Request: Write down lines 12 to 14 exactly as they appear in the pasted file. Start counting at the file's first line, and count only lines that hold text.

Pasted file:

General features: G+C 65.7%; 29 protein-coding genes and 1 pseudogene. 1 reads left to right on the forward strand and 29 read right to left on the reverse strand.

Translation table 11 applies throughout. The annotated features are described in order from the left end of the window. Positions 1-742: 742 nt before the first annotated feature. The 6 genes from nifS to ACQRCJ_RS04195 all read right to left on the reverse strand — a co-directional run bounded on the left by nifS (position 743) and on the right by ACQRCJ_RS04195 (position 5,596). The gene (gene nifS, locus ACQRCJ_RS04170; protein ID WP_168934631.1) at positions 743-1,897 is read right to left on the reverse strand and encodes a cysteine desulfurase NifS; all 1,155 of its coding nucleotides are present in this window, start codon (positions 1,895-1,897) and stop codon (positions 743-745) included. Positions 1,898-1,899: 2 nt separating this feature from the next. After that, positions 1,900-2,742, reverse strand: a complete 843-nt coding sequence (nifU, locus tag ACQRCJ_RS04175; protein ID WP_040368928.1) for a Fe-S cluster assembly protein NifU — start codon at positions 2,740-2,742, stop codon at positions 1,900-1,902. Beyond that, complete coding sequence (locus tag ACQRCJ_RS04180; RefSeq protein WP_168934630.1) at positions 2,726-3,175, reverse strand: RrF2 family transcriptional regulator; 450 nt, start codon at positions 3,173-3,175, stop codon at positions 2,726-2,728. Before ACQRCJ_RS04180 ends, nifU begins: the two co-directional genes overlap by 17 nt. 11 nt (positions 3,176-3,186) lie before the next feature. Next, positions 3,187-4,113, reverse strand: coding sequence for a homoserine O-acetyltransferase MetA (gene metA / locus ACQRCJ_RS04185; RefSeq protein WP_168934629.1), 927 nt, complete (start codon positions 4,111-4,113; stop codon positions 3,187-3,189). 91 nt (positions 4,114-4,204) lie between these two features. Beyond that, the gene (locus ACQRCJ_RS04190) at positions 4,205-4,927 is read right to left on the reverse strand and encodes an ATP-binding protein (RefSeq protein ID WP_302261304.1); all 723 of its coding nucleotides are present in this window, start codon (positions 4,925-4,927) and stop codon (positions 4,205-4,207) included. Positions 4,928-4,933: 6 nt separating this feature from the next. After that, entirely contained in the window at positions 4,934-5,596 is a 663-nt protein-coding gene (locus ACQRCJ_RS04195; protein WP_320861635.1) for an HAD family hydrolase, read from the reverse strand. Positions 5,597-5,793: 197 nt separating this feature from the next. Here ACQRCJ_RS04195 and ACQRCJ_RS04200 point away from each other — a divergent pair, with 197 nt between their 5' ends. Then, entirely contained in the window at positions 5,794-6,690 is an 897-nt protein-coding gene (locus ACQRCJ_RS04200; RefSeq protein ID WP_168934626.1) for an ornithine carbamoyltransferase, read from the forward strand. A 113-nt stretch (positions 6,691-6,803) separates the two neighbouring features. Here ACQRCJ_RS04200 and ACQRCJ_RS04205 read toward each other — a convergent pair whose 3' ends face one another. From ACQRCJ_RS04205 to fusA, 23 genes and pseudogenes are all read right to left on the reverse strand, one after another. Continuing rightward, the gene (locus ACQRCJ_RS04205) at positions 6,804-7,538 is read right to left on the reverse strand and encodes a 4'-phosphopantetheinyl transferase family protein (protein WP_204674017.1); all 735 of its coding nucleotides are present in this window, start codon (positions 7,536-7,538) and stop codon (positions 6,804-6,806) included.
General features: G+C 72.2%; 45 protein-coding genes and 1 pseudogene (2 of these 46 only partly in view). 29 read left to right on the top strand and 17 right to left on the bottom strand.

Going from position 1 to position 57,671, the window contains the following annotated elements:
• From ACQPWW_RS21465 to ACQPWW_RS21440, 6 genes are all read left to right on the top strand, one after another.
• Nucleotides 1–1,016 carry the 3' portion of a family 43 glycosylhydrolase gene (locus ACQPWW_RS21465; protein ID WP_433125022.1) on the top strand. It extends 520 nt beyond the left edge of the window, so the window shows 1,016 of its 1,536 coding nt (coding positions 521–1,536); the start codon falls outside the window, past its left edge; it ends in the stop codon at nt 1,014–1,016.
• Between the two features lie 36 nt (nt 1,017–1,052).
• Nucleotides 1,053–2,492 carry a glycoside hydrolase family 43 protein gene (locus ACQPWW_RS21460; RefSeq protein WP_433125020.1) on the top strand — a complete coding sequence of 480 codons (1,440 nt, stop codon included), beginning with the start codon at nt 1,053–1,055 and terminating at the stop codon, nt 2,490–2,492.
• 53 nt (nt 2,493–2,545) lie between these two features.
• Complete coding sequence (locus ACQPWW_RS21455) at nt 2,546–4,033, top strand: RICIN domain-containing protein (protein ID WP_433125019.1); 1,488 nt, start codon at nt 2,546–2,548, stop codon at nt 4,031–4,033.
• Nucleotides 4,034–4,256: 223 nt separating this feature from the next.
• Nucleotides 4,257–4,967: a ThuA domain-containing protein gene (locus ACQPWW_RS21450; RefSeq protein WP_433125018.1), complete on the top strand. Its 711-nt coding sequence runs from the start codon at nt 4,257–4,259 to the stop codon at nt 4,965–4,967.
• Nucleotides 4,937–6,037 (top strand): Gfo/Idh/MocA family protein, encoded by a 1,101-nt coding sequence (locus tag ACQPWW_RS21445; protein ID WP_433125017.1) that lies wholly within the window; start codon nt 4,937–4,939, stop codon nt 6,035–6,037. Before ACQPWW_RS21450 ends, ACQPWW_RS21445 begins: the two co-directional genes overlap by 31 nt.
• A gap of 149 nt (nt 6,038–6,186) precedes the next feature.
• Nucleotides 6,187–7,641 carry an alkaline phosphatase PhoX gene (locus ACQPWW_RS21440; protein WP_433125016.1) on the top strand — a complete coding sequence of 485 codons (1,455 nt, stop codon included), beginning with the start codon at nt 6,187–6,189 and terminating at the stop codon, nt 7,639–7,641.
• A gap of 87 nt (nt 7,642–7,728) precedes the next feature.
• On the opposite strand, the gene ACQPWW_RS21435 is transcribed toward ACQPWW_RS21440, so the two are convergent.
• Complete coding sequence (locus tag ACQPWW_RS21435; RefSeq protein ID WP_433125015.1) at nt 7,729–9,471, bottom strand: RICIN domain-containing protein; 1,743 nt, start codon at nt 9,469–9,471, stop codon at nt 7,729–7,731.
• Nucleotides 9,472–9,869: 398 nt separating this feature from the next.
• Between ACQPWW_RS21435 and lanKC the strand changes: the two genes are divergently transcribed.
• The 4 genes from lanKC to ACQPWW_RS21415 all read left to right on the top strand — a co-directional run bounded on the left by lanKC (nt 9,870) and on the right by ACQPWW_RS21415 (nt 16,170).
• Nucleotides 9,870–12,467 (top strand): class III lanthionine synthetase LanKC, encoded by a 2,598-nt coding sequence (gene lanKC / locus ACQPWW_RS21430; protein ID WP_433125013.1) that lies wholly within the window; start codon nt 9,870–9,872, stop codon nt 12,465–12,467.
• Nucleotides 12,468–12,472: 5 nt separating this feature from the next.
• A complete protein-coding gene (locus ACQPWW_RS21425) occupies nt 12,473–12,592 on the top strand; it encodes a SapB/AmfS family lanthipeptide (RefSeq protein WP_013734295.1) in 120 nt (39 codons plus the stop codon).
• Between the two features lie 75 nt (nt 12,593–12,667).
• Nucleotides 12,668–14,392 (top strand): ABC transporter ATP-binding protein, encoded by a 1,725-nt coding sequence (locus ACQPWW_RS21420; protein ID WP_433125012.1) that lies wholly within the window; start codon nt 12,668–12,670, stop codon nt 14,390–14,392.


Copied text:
• Nucleotides 4,257–4,967: a ThuA domain-containing protein gene (locus ACQPWW_RS21450; RefSeq protein WP_433125018.1), complete on the top strand. Its 711-nt coding sequence runs from the start codon at nt 4,257–4,259 to the stop codon at nt 4,965–4,967.
• Nucleotides 4,937–6,037 (top strand): Gfo/Idh/MocA family protein, encoded by a 1,101-nt coding sequence (locus tag ACQPWW_RS21445; protein ID WP_433125017.1) that lies wholly within the window; start codon nt 4,937–4,939, stop codon nt 6,035–6,037. Before ACQPWW_RS21450 ends, ACQPWW_RS21445 begins: the two co-directional genes overlap by 31 nt.
• A gap of 149 nt (nt 6,038–6,186) precedes the next feature.